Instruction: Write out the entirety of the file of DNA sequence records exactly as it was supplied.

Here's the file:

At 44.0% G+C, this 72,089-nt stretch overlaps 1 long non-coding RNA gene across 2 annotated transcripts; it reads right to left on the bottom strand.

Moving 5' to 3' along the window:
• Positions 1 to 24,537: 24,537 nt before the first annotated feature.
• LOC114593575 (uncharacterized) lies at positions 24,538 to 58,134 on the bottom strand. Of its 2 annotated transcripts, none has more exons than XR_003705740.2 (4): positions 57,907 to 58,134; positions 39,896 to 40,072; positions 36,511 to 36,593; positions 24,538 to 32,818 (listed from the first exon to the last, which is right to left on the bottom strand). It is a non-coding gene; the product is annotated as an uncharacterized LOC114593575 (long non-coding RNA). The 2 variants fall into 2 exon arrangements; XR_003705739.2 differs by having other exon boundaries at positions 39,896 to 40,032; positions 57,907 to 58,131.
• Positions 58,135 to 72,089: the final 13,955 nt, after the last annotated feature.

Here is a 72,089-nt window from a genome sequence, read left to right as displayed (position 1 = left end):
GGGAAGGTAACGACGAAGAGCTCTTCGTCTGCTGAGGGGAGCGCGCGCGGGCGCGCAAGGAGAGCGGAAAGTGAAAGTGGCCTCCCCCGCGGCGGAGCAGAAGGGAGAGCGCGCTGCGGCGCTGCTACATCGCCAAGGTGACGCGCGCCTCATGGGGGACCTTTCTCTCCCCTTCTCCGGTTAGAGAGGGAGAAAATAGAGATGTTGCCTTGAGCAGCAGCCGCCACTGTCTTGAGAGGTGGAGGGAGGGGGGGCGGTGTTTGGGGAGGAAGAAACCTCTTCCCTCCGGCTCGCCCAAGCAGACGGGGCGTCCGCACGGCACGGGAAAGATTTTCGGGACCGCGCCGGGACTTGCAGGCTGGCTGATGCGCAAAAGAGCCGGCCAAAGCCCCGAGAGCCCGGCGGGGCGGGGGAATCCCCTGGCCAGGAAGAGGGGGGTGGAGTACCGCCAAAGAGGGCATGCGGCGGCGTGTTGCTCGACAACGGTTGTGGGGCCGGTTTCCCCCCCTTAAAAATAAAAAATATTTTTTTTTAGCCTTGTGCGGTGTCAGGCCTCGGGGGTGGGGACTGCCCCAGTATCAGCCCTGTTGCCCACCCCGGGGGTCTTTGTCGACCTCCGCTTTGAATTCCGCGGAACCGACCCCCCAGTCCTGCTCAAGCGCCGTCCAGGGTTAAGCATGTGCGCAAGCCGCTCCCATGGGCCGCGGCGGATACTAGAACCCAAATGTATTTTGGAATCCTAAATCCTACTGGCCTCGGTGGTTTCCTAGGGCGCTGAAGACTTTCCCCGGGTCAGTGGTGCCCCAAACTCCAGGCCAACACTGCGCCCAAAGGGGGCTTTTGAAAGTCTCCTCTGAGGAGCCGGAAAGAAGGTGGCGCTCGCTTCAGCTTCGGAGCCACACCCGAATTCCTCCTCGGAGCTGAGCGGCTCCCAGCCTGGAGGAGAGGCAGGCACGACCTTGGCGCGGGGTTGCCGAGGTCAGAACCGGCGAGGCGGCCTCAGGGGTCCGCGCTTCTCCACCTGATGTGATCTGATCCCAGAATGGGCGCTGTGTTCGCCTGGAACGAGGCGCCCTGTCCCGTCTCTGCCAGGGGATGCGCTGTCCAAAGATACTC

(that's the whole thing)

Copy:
At 44.0% G+C, this 72,089-nt stretch overlaps 1 long non-coding RNA gene across 2 annotated transcripts; it reads right to left on the bottom strand.

Moving 5' to 3' along the window:
• Positions 1 to 24,537: 24,537 nt before the first annotated feature.
• LOC114593575 (uncharacterized) lies at positions 24,538 to 58,134 on the bottom strand. Of its 2 annotated transcripts, none has more exons than XR_003705740.2 (4): positions 57,907 to 58,134; positions 39,896 to 40,072; positions 36,511 to 36,593; positions 24,538 to 32,818 (listed from the first exon to the last, which is right to left on the bottom strand). It is a non-coding gene; the product is annotated as an uncharacterized LOC114593575 (long non-coding RNA). The 2 variants fall into 2 exon arrangements; XR_003705739.2 differs by having other exon boundaries at positions 39,896 to 40,032; positions 57,907 to 58,131.
• Positions 58,135 to 72,089: the final 13,955 nt, after the last annotated feature.

Here is a 72,089-nt window from a genome sequence, read left to right as displayed (position 1 = left end):
GGGAAGGTAACGACGAAGAGCTCTTCGTCTGCTGAGGGGAGCGCGCGCGGGCGCGCAAGGAGAGCGGAAAGTGAAAGTGGCCTCCCCCGCGGCGGAGCAGAAGGGAGAGCGCGCTGCGGCGCTGCTACATCGCCAAGGTGACGCGCGCCTCATGGGGGACCTTTCTCTCCCCTTCTCCGGTTAGAGAGGGAGAAAATAGAGATGTTGCCTTGAGCAGCAGCCGCCACTGTCTTGAGAGGTGGAGGGAGGGGGGGCGGTGTTTGGGGAGGAAGAAACCTCTTCCCTCCGGCTCGCCCAAGCAGACGGGGCGTCCGCACGGCACGGGAAAGATTTTCGGGACCGCGCCGGGACTTGCAGGCTGGCTGATGCGCAAAAGAGCCGGCCAAAGCCCCGAGAGCCCGGCGGGGCGGGGGAATCCCCTGGCCAGGAAGAGGGGGGTGGAGTACCGCCAAAGAGGGCATGCGGCGGCGTGTTGCTCGACAACGGTTGTGGGGCCGGTTTCCCCCCCTTAAAAATAAAAAATATTTTTTTTTAGCCTTGTGCGGTGTCAGGCCTCGGGGGTGGGGACTGCCCCAGTATCAGCCCTGTTGCCCACCCCGGGGGTCTTTGTCGACCTCCGCTTTGAATTCCGCGGAACCGACCCCCCAGTCCTGCTCAAGCGCCGTCCAGGGTTAAGCATGTGCGCAAGCCGCTCCCATGGGCCGCGGCGGATACTAGAACCCAAATGTATTTTGGAATCCTAAATCCTACTGGCCTCGGTGGTTTCCTAGGGCGCTGAAGACTTTCCCCGGGTCAGTGGTGCCCCAAACTCCAGGCCAACACTGCGCCCAAAGGGGGCTTTTGAAAGTCTCCTCTGAGGAGCCGGAAAGAAGGTGGCGCTCGCTTCAGCTTCGGAGCCACACCCGAATTCCTCCTCGGAGCTGAGCGGCTCCCAGCCTGGAGGAGAGGCAGGCACGACCTTGGCGCGGGGTTGCCGAGGTCAGAACCGGCGAGGCGGCCTCAGGGGTCCGCGCTTCTCCACCTGATGTGATCTGATCCCAGAATGGGCGCTGTGTTCGCCTGGAACGAGGCGCCCTGTCCCGTCTCTGCCAGGGGATGCGCTGTCCAAAGATACTC